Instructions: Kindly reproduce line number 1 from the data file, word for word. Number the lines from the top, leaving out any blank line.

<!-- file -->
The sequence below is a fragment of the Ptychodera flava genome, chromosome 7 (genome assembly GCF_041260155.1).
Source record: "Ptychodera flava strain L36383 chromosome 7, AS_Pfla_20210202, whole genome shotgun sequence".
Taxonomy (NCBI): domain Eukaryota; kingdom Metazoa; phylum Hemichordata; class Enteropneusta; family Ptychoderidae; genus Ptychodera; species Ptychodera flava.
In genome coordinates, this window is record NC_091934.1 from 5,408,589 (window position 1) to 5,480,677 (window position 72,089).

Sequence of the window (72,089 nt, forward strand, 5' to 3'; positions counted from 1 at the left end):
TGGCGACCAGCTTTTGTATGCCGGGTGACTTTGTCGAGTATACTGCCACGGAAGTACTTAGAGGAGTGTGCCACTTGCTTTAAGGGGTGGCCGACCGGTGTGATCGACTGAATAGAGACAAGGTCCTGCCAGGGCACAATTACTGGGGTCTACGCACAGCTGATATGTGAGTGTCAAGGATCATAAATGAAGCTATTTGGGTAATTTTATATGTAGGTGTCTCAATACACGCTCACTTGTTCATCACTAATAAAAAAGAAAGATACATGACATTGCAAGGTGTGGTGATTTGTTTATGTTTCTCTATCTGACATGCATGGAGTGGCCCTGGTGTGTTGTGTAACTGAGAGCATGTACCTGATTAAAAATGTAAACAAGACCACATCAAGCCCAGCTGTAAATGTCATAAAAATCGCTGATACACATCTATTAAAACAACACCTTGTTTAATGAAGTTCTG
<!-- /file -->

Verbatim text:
The sequence below is a fragment of the Ptychodera flava genome, chromosome 7 (genome assembly GCF_041260155.1).